Operating expenses and overall cash flow also can’t be overlooked. Growing demand for capacity and small cell deployments require increasing backhaul spend (although the shift to fiber for macro sites has helped bring that under control for most operators). But the biggest issue will likely continue to be the cost of providing smartphones and tablets to customers. As an illustration of how significant this cost is for a mobile operator, in Sprint’s 2013 Annual Report, the company reported equipment net subsidies of nearly $6B on service revenues of just over $29B (over 20%). In 2012, T-Mobile introduced equipment installment plan (EIP) financing as an alternative to subsidies and early in 2013 announced that it was eliminating all subsidies. Since then, the other three national operators have similarly introduced device financing. From an income statement perspective, this helps T-Mobile’s earnings since the device is accounted as an upfront sale, typically near full price. However, T-Mobile and their competitors have introduced zero-down zero interest (or close to it) terms, and they are discounting the monthly bill for the customer by roughly the same amount as their monthly equipment financing payment to keep the total monthly cost to the customer competitive with the traditional subsidized plans. The net result is that T-Mobile (and their competitors who have all followed suit) are taking on the financing risk without significantly improving their cash flow. For 2014, T-Mobile reported just over $22B in service revenues (a 17% increase over 2013). They also reported equipment sales of $6.8B (a 35% increase and 30% of service revenues). But, they also reported the cost of equipment sales at $9.6B (an increase of 38%) and they reported that they financed $5.8B in equipment sales (an increase of 75% over 2013 and 26% of service revenues). As of the end of 2014, T-Mobile had $5.1B in EIP receivables (an increase of 78%). That’s a lot of cash tied up in customer handsets. The strategy has worked in terms of attracting customers to switch to T-Mobile (which is why their competitors have had to respond), but it’s less clear that it’s been financially beneficial for the company in the long run. Verizon, for one, seems unconvinced and has been unenthusiastic about device financing. I believe this will continue to be an area of strategic deliberations at all mobile operators.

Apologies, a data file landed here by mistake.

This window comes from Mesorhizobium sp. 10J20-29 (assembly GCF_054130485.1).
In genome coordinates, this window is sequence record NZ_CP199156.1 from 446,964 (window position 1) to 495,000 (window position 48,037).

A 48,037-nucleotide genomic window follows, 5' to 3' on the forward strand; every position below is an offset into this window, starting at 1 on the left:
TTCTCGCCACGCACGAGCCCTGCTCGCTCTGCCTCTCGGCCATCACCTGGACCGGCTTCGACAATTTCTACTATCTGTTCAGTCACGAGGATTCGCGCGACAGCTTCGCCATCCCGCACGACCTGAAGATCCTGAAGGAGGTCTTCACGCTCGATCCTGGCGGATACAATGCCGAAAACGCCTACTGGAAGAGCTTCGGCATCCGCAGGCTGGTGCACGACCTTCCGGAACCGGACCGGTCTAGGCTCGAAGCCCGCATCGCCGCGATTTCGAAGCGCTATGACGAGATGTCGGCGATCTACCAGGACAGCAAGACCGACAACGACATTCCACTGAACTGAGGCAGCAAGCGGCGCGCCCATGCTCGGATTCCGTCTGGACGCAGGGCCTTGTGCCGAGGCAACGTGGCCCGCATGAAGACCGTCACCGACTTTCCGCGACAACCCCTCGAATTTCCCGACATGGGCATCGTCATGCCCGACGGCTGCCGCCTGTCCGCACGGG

7. Plan Types
This shift from subsidized devices is also part of a disruption in how the industry views plan types. For decades, the industry focused on postpaid phone plans. These plans were subsidized, but the customer was locked in for two years, “ensuring” that the operator earned back their up-front investment in the device. Because operators, for the most part, managed this business with appropriate discipline, only prime credit customers could get a subsidized device and these tended to be fairly profitable customers. Those that didn’t qualify settled for a prepaid plan where they purchased the phone upfront at or near full price, which provided better cash flow early in the customer life, but less profitability over time. Eliminating subsides also eliminates the 2 year service plan (although the long term device financing still provides customer lock in) blurring much of the distinction between postpaid and prepaid. The number of people with multiple wireless devices is also increasing as we are carrying iPads and other tablets, as automakers are integrating wireless connectivity into the cars we drive, and as we move towards a day when virtually any product with a power supply will be wirelessly connected to the Internet. Different operators are taking different approaches to how to structure their plans to accommodate these changing customer behaviors within their business models, and I’m sure it will continue to be a topic for internal debate and discussion as the industry models evolve.